“I’ve been wondering what that special place in hell looks like, for those who promoted #Brexit,” tweeted Donald Tusk last week, as he made his State of the UK address to the European Empire. And there the quotation ended for most of the media churn: in fact, ‘promoted’ was often exchanged for a hint of ‘supported’, leaving Brexit-backing Britons with the distinct impression that the President of the European Council had consigned 17.4million of them to eternal damnation for having the temerity to reject God’s plan for Europe. But his dispensation was specific: the wrath of Tusk was directed at those who promoted Brexit “without even a sketch of a plan how to carry it out safely”. So that’s Vote Leave? Boris Johnson and Michael Gove? Gisela Stuart and Kate Hoey? It’s just the elite few, isn’t it? Those who mesmerised half the nation with unicorns and a bus?
When you think about it, President Tusk was indeed damning millions of Brexiteers to weeping and gnashing of teeth, for who didn’t sit in a pub or gather around the dinner table and try to persuade friends and family to do the right thing? Who wasn’t chatting or tweeting, schmoosing or bad-mouthing in the hope of winning a few converts to the cause? And how many did this while advocating a clear and concise plan to give effect to those dreams of liberation?
Did the Rev’d Dr Giles Fraser have a Brexit plan in mind when he appealed to 8,000,000 Guardian readers with his exposition that ‘The Levellers and the Diggers were the original Eurosceptics‘; or before he explained ‘Why our landed gentry are so desperate to stay in the EU ‘; or as he preached ‘Brexit recycles the defiant spirit of the Reformation‘; or as he asked: ‘Still puzzled by the Brexit vote? Take yourself off to Blakenall Heath‘? Did the Rt Hon Ann Widdecombe have a Brexit plan in mind when she sought to persuade those gathered at St James’s Church, Piccadilly, of the moral goodness and Christian virtue of leaving the EU?
Is Donald Tusk saying there is a special place in hell for Giles Fraser and Ann Widdecombe? Or were they simply innocents duped by Vote Leave unicorns and Boris’s bus?
President Tusk’s special place in hell was echoed by the chief Brexit representative for the European Parliament, Guy Verhofstadt, who tweeted: “Well, I doubt Lucifer would welcome them, as after what they did to Britain, they would even manage to divide hell.” So Brexiteers are beyond even the embrace of Satan: that special place in hell is worse than the anguish of hell, for the foul fiend cannot be defied even with the poetry of penitence.
Enter the Bishop of Leeds, who, on sabbatical, has been enjoying lectures on Nazism and books about Judas. In a post entitled ‘Betrayal‘, he segues from National Socialism and the British Empire to Judas Iscariot:
The immediate pertinence of these three events – the lecture later this evening, the conversation with the student, and the Amos Oz book – is that all are run through by charges of treachery, traitors and betrayal. But, without the benefit of hindsight: who/what did the theologians of Jena think they were betraying if they supported (or didn’t support) Nazism; or who did the Empire-builders think were the traitors to the cause while they were busy exporting Anglicanism to the world and looting the colonies of their riches; or did Judas feel that it was Jesus who had betrayed him by failing to bring in the kingdom of God in the way he had expected or been led to believe?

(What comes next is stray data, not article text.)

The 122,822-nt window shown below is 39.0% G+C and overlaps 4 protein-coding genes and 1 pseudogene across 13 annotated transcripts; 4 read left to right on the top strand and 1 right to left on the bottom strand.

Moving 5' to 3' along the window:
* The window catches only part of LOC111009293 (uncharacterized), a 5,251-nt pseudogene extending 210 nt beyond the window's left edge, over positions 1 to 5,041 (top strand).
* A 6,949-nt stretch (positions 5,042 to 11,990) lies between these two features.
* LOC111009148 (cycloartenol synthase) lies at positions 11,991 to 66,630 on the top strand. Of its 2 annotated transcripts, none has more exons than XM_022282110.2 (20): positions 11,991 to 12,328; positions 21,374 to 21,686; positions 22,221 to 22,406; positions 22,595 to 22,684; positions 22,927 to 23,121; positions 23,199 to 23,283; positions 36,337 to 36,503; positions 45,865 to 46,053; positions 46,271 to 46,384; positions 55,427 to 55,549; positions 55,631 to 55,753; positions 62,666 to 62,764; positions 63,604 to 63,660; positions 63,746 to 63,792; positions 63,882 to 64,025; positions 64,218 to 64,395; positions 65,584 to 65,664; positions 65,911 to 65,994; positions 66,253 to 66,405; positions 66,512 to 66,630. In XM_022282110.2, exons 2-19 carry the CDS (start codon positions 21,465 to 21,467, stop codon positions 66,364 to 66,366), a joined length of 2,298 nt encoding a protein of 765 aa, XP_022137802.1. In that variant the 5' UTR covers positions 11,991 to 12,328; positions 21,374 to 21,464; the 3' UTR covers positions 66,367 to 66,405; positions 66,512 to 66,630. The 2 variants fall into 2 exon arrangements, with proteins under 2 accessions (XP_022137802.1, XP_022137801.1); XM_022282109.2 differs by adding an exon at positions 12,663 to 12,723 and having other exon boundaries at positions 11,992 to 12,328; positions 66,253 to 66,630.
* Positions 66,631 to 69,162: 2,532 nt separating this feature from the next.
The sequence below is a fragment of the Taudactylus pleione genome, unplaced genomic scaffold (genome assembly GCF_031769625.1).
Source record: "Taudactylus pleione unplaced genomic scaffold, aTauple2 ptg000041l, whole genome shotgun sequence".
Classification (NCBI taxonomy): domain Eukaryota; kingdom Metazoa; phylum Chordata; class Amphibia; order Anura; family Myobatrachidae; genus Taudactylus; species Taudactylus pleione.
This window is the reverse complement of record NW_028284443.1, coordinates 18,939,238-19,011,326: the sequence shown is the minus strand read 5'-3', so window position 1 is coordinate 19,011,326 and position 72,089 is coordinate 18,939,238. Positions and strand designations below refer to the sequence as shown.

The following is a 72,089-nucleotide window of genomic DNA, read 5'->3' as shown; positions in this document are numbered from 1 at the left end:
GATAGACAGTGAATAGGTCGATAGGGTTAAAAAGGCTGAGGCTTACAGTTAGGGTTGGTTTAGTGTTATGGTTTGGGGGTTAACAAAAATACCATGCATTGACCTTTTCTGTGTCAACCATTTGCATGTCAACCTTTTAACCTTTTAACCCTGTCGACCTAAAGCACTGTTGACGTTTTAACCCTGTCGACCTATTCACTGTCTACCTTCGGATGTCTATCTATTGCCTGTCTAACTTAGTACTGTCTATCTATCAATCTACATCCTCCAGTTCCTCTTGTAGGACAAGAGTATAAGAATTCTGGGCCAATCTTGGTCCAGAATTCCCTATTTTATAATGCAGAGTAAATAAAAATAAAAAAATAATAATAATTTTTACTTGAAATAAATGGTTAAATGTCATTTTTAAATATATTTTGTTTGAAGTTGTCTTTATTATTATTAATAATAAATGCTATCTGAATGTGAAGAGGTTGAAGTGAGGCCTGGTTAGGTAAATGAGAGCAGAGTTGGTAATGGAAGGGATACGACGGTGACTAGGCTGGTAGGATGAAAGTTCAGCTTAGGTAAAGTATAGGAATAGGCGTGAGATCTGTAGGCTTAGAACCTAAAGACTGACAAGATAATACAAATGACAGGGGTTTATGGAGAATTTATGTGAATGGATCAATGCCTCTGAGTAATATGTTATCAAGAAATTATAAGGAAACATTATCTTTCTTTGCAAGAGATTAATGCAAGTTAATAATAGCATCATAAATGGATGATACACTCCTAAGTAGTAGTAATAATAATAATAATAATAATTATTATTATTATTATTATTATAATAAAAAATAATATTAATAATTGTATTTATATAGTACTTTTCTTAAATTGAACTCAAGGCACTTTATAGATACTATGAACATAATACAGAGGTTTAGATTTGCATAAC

Which brings him (naturally) to Brexit:
When Donald Tusk wondered yesterday which special place in hell has been reserved for those who led Brexit without any plan for how to do it, the emphasis was on the lack of a plan – the sheer recklessness of demagoguery without strategy or vision that knew what it wanted to be free from but no idea of what it wanted to be free for (‘free’ being the word they use for the final destination of Brexitannia). Contra the (utterly predictable) snowflakey screaming in the media, he did not condemn Brexiteers or those who voted for Brexit. He rightly put the responsibility on those who led and promised and then abdicated responsibility for the consequences.
For Bishop Nick, there is an evil thread which runs from Judas to the Führer, and from the Führer to those who led Brexit. He has already damned Boris Johnson to a special place in hell (Prov 12:22; 1Tim 1:10; Jn 8:44 cf Rev 21:8), but here he extends judgment to all those fanatics who preached the Brexit cult of irrational and dogmatic faith. Judas is in hell. The Führer is in hell. What eternal fate awaits those reckless demagogues who, for want of a vision, damned this present generation to perish in political purgatory?
Like the Nazis’ fascination with the myths of magicians and the spear of destiny, ‘Brexitannia’, the Bishop believes, is built on the strength of collective irrationalism with a religious essence. It isn’t the same faith as Nazism, but it is the same demonic spirit which led Judas to betray Jesus, and the German masses of the 1940s to hope for a new sense of national communion with the security of efficiency and power. Brexit, it seems, is a political doctrine of national pride, to be achieved through a mystical union with the spirit of Iscariot in obedience to the Führer. This is the cause of all evil which is leading hearts astray, and its manipulating prophets will be consigned to the everlasting fire prepared for the devil and his angels. Collective salvation lies a ‘People’s Vote’, but for “those who led and promised and then abdicated responsibility for the consequences”, it is too late: better for them that a millstone were hanged about their necks, and that they were drowned in the depth of the sea.